Sunday, April 25, 2010
On Saturday, I had the opportunity to return to the University of Maryland and co-host the TERP Taught Trivia game during the annual Maryland Day open-house. I had a great time working with Jim DeGeorge, President of the College of Education's Alumni Association, and other members of the university's staff.
Despite the weather, thousands of alumni and visitors came on campus to get information about the great things happening at the UM. I had a blast meeting students of all ages and testing their knowledge about the state of Maryland. I am happy to report that most visitors to the College of Education's tent performed well on this Trivia assessment and as a result walked away with a fabulous frisbee. Who could ask for more?
Saturday, April 24, 2010
It was a powerful evening! When I arrived, the cafeteria was packed with men and the beaming faces of elementary school boys they had brought with them. After eating pizza and drinking juice boxes, Mr. Todd introduced himself and the other male staff members who were in attendance. He then shared with us all, the importance of fathers and the other significant male figures who play the "father role" in a child's life. He shared this poem:
Or that I hadn't heard,
Life lessons that you taught to me,
But I got every word.
And that we'd grow apart,
But Dad, I picked up everything,
It's written on my heart.
The (woman)(man) I am today;
You built a strong foundation
No one can take away.
And I'm very glad I did;
So here's to you, dear father,
From your forever grateful kid.
After the introductory comments were concluded, there was a rotation of various activities planned for both the men and the boys. Most of the activities were designed for both the men and the boys to work together, however, there was also time for Mr. Todd to talk to just the fathers/guardians. Mr. Whitaker, principal of Wilde Lake High School and I were invited to be participants in this portion of the evening. Fathers were invited to ask questions or share concerns. It was great to have a room full of dads talking to each other and sharing encouragement and advice about how to help their boys. Wow...a truly awesome experience for me.
I want to thank Mr. Todd for inviting me to participate in "Guys Night Out" and I want to commend him and his staff for doing such a great job providing this program for our community. I can't wait for next year!
Saturday, April 17, 2010
Congratulations to WLMS students Noah Bathras, Alex Berkhimer and Thomas Jessell who finished in 7th place at the Destination Imagination Maryland State Competition. I also want to thank their coach, Mr. Bathras, for helping our students and those from Clemens Crossing Elementary, Harpers' Choice Middle and Lime Kiln Middle. Way to go!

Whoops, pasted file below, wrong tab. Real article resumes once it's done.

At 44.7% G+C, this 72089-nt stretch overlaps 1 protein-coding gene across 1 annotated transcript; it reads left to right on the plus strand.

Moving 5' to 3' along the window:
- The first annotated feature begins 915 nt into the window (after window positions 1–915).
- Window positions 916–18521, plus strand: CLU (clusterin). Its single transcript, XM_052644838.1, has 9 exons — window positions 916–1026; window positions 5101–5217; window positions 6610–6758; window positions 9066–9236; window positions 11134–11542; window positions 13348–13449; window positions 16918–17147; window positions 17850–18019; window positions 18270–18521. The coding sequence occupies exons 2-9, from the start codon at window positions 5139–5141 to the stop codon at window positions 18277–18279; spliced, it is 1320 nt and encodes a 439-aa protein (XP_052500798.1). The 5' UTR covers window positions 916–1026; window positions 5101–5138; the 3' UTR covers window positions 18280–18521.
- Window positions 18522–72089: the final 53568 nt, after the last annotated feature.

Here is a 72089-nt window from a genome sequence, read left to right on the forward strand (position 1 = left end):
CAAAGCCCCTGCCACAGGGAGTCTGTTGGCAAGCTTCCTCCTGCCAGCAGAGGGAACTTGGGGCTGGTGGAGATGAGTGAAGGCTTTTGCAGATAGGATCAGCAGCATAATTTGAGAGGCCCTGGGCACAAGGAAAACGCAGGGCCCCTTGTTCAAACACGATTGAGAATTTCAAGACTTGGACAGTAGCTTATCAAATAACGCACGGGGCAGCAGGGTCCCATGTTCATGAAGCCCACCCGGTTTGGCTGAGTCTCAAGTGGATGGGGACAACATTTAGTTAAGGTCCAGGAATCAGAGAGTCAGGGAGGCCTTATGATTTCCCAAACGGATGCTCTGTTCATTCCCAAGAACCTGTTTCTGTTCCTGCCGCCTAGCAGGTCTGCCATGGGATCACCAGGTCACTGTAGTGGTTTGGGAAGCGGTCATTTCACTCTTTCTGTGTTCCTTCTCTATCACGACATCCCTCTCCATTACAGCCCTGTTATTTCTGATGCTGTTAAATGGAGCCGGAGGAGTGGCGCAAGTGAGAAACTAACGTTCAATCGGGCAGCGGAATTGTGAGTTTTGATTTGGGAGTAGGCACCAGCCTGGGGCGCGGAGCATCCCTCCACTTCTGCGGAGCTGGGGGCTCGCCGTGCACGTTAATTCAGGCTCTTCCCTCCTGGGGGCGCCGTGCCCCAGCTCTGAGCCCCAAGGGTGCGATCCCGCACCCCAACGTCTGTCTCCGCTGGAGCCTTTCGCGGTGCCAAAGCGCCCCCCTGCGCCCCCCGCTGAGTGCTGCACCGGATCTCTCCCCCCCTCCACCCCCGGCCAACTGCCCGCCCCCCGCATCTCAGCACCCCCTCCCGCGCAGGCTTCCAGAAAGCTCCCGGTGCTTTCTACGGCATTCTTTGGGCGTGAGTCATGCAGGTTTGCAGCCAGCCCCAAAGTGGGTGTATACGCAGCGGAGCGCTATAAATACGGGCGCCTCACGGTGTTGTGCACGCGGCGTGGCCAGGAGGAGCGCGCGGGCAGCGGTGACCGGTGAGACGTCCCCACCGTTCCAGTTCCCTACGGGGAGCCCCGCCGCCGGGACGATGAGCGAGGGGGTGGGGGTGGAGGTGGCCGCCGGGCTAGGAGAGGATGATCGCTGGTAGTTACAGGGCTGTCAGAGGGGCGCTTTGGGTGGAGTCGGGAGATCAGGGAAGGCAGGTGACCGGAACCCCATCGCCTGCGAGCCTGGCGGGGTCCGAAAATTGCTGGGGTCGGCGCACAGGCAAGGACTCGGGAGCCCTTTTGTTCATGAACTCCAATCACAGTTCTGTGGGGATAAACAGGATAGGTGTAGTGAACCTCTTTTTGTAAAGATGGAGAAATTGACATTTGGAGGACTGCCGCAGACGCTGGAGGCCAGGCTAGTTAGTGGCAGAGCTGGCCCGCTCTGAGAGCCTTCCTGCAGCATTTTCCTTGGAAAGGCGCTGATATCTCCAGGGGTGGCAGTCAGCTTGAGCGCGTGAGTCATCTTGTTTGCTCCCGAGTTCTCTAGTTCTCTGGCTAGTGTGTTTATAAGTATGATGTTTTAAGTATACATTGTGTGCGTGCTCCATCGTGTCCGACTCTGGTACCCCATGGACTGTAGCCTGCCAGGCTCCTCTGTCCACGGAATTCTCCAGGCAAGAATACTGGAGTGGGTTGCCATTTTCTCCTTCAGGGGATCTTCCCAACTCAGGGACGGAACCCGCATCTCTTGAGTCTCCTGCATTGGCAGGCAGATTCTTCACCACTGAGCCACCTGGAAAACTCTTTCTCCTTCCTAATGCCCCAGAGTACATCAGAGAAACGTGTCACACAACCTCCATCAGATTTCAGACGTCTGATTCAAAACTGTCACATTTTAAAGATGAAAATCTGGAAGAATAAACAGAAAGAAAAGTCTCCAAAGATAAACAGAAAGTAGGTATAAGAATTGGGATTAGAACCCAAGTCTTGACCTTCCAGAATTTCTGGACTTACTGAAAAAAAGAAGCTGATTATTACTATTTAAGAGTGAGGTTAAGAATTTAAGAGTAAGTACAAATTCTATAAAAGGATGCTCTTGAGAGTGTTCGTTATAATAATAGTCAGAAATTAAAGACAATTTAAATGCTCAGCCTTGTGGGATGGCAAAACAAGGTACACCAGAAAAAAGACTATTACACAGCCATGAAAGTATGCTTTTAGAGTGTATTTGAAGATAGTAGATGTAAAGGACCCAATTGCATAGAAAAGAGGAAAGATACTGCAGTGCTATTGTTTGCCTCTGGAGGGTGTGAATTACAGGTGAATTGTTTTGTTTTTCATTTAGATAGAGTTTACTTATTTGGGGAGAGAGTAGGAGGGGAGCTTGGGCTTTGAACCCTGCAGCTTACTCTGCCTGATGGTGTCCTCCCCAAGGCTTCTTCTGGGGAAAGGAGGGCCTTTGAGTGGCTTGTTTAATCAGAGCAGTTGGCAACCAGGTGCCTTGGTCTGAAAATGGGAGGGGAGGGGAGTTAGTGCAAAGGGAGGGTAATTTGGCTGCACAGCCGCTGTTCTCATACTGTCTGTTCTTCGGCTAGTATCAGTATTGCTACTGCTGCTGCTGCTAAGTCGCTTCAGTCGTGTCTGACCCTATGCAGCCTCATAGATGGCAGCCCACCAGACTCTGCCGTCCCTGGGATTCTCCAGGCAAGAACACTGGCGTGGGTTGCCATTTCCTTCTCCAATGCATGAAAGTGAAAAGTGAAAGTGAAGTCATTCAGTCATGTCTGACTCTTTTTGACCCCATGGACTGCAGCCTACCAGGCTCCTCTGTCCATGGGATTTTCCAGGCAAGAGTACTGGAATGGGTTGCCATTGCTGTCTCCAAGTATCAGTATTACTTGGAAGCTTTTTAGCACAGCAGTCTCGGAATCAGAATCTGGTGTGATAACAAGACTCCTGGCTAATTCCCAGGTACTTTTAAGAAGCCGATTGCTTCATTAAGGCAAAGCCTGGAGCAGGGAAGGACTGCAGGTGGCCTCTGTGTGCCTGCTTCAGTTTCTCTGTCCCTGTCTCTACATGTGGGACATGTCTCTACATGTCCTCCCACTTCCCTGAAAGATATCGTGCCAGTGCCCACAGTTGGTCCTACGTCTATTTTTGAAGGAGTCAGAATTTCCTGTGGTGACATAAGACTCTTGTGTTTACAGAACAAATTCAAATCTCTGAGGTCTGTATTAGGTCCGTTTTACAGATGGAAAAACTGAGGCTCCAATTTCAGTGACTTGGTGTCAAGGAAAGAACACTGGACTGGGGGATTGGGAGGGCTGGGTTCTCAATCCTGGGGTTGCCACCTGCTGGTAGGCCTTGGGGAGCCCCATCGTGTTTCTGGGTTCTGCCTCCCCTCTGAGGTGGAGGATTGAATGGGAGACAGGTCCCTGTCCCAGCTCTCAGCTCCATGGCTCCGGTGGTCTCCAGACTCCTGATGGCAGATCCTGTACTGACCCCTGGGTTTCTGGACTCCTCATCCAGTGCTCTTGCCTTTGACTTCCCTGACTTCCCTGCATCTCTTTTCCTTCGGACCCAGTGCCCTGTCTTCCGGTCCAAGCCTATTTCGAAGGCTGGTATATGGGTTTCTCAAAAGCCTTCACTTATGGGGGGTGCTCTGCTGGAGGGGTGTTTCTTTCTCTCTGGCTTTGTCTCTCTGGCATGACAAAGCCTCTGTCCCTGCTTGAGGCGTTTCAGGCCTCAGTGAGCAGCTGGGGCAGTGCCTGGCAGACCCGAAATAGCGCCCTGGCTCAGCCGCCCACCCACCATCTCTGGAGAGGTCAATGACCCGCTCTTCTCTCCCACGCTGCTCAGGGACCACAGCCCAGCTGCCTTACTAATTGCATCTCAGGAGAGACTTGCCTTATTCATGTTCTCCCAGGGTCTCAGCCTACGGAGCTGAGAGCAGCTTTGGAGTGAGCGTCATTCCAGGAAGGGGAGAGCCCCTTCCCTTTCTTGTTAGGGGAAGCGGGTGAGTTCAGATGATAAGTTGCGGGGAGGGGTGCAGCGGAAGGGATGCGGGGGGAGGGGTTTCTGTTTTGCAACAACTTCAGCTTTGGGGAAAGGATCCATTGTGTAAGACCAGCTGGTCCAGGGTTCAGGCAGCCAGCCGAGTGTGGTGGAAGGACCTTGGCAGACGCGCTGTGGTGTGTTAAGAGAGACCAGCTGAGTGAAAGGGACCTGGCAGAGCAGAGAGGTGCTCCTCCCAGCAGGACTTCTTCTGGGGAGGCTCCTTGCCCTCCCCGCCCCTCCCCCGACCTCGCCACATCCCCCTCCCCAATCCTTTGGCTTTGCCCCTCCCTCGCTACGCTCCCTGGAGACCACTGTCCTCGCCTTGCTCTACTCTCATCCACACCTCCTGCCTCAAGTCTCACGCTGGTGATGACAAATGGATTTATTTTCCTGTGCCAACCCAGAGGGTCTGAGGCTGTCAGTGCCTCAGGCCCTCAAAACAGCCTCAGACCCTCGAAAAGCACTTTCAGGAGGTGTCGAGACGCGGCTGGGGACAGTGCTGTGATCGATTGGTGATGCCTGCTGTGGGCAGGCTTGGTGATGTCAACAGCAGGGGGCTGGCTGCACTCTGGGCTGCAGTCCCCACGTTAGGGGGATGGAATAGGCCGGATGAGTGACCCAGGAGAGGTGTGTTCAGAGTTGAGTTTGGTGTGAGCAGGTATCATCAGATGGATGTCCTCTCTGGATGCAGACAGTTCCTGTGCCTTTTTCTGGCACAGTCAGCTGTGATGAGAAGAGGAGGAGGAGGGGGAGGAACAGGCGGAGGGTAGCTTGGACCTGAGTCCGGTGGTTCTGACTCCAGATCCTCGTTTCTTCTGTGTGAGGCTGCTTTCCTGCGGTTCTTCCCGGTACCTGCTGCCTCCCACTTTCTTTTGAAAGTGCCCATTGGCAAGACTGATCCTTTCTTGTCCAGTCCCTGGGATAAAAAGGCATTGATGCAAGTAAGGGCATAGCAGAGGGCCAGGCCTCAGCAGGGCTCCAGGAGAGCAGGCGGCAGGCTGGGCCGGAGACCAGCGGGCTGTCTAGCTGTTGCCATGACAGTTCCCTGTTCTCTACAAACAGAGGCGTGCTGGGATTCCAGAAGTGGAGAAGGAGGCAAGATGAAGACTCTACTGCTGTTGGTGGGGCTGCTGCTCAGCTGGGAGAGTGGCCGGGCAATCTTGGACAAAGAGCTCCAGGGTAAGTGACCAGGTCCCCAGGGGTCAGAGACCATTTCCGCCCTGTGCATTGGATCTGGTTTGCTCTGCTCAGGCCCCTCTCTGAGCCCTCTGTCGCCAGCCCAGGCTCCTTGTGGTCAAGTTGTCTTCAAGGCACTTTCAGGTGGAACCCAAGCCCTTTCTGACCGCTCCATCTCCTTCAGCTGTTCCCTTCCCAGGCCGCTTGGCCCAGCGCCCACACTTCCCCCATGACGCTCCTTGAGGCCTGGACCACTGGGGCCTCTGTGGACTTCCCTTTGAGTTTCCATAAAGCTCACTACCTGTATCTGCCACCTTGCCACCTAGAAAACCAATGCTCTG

Here is a link to a great story about the competition in the Howard County Times: http://www.explorehoward.com/education/destination-imagination/
For more information about Destination Imagination, here are two links:
In his recent education speech, President Obama asked the states to raise their standards and develop “assessments that don’t simply measure whether students can fill in a bubble on a test.” With the No Child Left Behind law up for reauthorization this year, the onus is now on lawmakers and educators to find a way to maintain accountability while mitigating the current tendency to reduce schooling to a joyless grind of practice exams and empty instruction in “reading strategies.”
Before we throw away bubble tests, though, we should institute a relatively simple change that would lessen the worst effects of the test-prep culture and improve education in the bargain.
These much maligned, fill-in-the-bubble reading tests are technically among the most reliable and valid tests available. The problem is that the reading passages used in these tests are random. They are not aligned with explicit grade-by-grade content standards. Children are asked to read and then answer multiple-choice questions about such topics as taking a hike in the Appalachians even though they’ve never left the sidewalks of New York, nor studied the Appalachians in school.
Teachers can’t prepare for the content of the tests and so they substitute practice exams and countless hours of instruction in comprehension strategies like “finding the main idea.” Yet despite this intensive test preparation, reading scores have paradoxically stagnated or declined in the later grades.
This is because the schools have imagined that reading is merely a “skill” that can be transferred from one passage to another, and that reading scores can be raised by having young students endlessly practice strategies on trivial stories. Tragic amounts of time have been wasted that could have been devoted to enhancing knowledge and vocabulary, which would actually raise reading comprehension scores.
E. D. Hirsch Jr. is the author of “The Knowledge Deficit: Closing the Shocking Education Gap for American Children.”
Thanks Mark for sharing this with me!
Earlier this month, the WLMS Staff demonstrated that not only are they talented teachers, but gifted athletes. Our staff defeated our students again in our annual PBIS Staff vs. Students Basketball game. Despite alot of "trash talking and jawing" from some of our students, the faculty left little doubt about who owned the WLMS basketball court.
Congratulations to Mr. Walsh and all of the other members of the faculty who helped to organize this activity. To my wonderful students...there is always next year!
I want to thank all of the students who stayed after school to help with this important project. I also want to thank both Ms. DeForge and Ms. Baldwin for sponsoring this activity and transporting the food to the shelter. You all ROCK!